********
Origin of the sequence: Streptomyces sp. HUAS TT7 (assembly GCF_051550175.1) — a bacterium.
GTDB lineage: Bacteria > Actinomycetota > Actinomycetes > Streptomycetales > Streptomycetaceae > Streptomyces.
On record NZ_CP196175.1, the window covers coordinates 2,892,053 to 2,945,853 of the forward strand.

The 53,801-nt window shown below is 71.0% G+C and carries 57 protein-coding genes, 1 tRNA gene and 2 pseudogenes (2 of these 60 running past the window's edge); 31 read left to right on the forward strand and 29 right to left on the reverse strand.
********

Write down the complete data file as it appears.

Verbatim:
Origin of the sequence: Streptomyces sp. HUAS TT7 (assembly GCF_051550175.1) — a bacterium.
GTDB lineage: Bacteria > Actinomycetota > Actinomycetes > Streptomycetales > Streptomycetaceae > Streptomyces.
On record NZ_CP196175.1, the window covers coordinates 2,892,053 to 2,945,853 of the forward strand.

The 53,801-nt window shown below is 71.0% G+C and carries 57 protein-coding genes, 1 tRNA gene and 2 pseudogenes (2 of these 60 running past the window's edge); 31 read left to right on the forward strand and 29 right to left on the reverse strand.